A disposable pattern 58 of the metallic component may be disposed in the cavities 52. The disposable pattern 58 may be made of a disposable material, such as a wax, polymer, plastic, or combinations thereof. The disposable pattern 58 may be formed, for example, using a direct write process prototype, a rapid prototype, an injection molded prototype, die cast prototype, or combinations thereof. Injection molded and die cast prototype are more economical and can be employed for simpler shapes. As will be appreciated, rapid prototyping is a mostly automated process to create a single prototype directly from data. The processes include three dimensional (3D) printing, fused deposition modeling (FDM), multi jet modeling (MJM), thermojet modeling, stereolithography (SLA), and selective laser sintering (SLS). Different kinds of rapid prototypes may be employed to cast complicated shapes for the metallic component. In one embodiment, the disposable pattern 58 may be formed of two or more parts. In the illustrated embodiment, the disposable pattern 58 is formed from two parts, a head 60 and a body 62. The head 60 and the body 62 may be joined together after disposing the body 62 in the cavity 52, and the head 60 on the first end 54 of the cavity 52.

Further, in the illustrated embodiment, sprue-forming patterns 66 are coupled with the disposable pattern 58 so as to leave a passage 67 to introduce molten metal 68 in the cavities 52 after removal of the disposable pattern 58. The sprue-forming patterns 66 may be constructed of any lightweight structural material, such as aluminum, magnesium, zinc, steel and other similar metals or their alloys plus selected plastics. The basic considerations for sprue-forming patterns 66 are weight, surface smoothness, repairability, and compatibility with investment 64 and material of the disposable pattern.

Next, investment 64 is disposed around the ceramic component 50 having the disposable pattern 58. The ceramic mold employed as investment 64 may be produced by repeating steps including coating, stuccoing, and hardening. Coating includes dipping the ceramic component 50 having the disposable pattern 58 into slurry of fine refractory material and allowing excess slurry to drain off, such that a uniform surface is produced. The fine refractory material provides a smooth surface finish and reproduces fine details. In the second step, the ceramic component 50 having the disposable pattern 58 is stuccoed with a coarse ceramic particle. Stuccoing may be accomplished by performing one or more of dipping into a fluidised bed, placing in a rain sander, or by applying the coarse particles manually. Subsequent to stuccoing, the ceramic coating is allowed to harden. The steps may be repeated until the investment 64 gains the required thickness. In one embodiment, the thickness of the investment 64 may be in a range from about 5 mm to about 15 mm. An alternative to multiple dips is to dispose the ceramic component 50 having the disposable pattern 58 in a container and then pour liquid investment material into the container. In one embodiment, the container may be vibrated (or otherwise agitated) to allow entrapped air to escape and help the investment material fill in all of the details. Suitable materials for investment 64 may include but are not limited to, silica, zircon, alumina, and aluminum silicates.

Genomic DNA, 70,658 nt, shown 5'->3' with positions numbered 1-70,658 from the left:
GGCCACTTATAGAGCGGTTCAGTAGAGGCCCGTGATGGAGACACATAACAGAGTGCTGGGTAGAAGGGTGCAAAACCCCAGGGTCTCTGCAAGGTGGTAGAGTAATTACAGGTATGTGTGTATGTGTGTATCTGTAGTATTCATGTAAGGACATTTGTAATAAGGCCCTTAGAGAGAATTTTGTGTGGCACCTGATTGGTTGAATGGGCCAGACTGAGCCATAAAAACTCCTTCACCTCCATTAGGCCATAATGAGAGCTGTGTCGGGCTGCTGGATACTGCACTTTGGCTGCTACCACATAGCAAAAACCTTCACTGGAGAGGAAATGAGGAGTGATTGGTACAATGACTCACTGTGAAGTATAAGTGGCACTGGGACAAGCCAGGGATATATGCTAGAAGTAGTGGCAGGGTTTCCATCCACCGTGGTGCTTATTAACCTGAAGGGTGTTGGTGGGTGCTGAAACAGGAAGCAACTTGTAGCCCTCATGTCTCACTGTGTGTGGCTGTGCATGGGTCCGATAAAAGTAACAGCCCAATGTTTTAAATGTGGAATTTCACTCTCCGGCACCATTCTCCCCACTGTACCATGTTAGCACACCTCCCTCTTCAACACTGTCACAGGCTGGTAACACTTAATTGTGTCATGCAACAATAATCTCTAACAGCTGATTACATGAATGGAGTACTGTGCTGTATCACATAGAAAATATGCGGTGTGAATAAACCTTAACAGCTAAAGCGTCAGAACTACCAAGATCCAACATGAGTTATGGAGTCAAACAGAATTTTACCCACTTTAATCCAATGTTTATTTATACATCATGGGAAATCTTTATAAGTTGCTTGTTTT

The investment 64 is then allowed to completely dry. The time period for drying the investment may depend on the material used in the investment 64. In one embodiment, the investment 64 may be dried for a time period in a range from about 10 hours to about 50 hours. Drying may be facilitated by applying a vacuum or minimizing the environmental humidity.

Once the investment 64 has been formed and dried around the ceramic component 50, disposable pattern 58 and sprue-forming patterns 66, the investment 64 is then subjected to a treatment for removal of the sprue-forming patterns 66, and the disposable pattern 58 from the cavities 52. The removal of the disposable pattern 58 from the ceramic component 50 leaves behind cavities 52 and 53. The sprue-forming patterns 66 and the disposable pattern 58 may be removed by any conventional technique. In one embodiment, the investment 64 may be heated in an inverted position to allow the sprue-forming pattern 66 to be removed and the material of the disposable pattern to flow out. The sprue-forming pattern 66 can be re-used with another disposable pattern after it has been removed from the investment 64. Also, the outer surface of the sprue-forming patterns 66 may be coated with a thin coating wax or with a film release agent to facilitate the removal of the patterns 66. In certain embodiments, the material of the disposable pattern may be removed by disposing the investment 64 in a furnace or autoclave to melt out and/or vaporize the material of the disposable pattern.

After removal of the disposable pattern 58, the ceramic component 50 has empty cavities 52 and 53. The desired molten metal 68 for metallic component of the sensor is disposed in the cavities 52 and 53 in the form of a melt. The molten metal may include a single metal, a metal alloy, or a combination of metal alloys. In particular, for applications relating to high temperature clearance sensors, the molten metal 68 may include super-alloys and the platinum group metals and alloys, such as Pt—Rh, Pt—Ir. Lower temperature sensors can be fabricated with lower temperature metals, such as stainless steel, nickel-cobalt-ferrous alloy (for example, Kovar™), and the like. In one example, the cavities 52 and 53 may be filled with molten metal by applying negative pressure. In another example, the filling of the cavities may be assisted by applying positive air pressure, vacuum cast, tilt cast, pressure assisted pouring, centrifugal cast, or centripetal cast. In the embodiment where the molten metal is centripetally cast, the rotation per minute (RPM) of the investment 64 may be in a range from about 100 to about 500. For high RPMs the metal enters the cavities 52 with turbulence, because of the high speeds any sudden change in direction of the molten metal, or any gas obstruction present in the cavities 52 and 53 may shorten the distance the molten metal can flow. However, by decreasing the RPM or reducing the speed of the machine, the molten metal may enter the cavities 52 and 53 in a smooth even flow, and has the ability to push any gas from inside the investment 64 and fill the cavities 52 and 53 to provide clean and porous free castings.